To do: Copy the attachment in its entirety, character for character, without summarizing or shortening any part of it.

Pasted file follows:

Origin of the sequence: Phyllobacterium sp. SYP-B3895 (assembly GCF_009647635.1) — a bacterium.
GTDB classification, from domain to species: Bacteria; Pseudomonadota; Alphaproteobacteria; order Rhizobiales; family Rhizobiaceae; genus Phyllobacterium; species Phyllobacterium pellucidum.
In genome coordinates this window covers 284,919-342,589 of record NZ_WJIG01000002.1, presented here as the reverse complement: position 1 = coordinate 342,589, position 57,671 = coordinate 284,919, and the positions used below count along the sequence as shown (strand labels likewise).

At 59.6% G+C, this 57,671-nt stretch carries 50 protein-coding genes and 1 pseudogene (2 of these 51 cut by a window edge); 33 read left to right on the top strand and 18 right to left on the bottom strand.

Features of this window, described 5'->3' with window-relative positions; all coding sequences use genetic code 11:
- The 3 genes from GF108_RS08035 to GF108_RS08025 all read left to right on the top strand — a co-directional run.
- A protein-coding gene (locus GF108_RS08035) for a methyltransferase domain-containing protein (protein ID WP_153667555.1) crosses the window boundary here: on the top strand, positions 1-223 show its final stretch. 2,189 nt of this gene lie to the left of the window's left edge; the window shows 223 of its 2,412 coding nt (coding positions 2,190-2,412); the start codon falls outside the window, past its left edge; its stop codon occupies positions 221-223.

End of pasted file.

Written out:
Origin of the sequence: Phyllobacterium sp. SYP-B3895 (assembly GCF_009647635.1) — a bacterium.
GTDB classification, from domain to species: Bacteria; Pseudomonadota; Alphaproteobacteria; order Rhizobiales; family Rhizobiaceae; genus Phyllobacterium; species Phyllobacterium pellucidum.
In genome coordinates this window covers 284,919-342,589 of record NZ_WJIG01000002.1, presented here as the reverse complement: position 1 = coordinate 342,589, position 57,671 = coordinate 284,919, and the positions used below count along the sequence as shown (strand labels likewise).

At 59.6% G+C, this 57,671-nt stretch carries 50 protein-coding genes and 1 pseudogene (2 of these 51 cut by a window edge); 33 read left to right on the top strand and 18 right to left on the bottom strand.

Features of this window, described 5'->3' with window-relative positions; all coding sequences use genetic code 11:
- The 3 genes from GF108_RS08035 to GF108_RS08025 all read left to right on the top strand — a co-directional run.
- A protein-coding gene (locus GF108_RS08035) for a methyltransferase domain-containing protein (protein ID WP_153667555.1) crosses the window boundary here: on the top strand, positions 1-223 show its final stretch. 2,189 nt of this gene lie to the left of the window's left edge; the window shows 223 of its 2,412 coding nt (coding positions 2,190-2,412); the start codon falls outside the window, past its left edge; its stop codon occupies positions 221-223.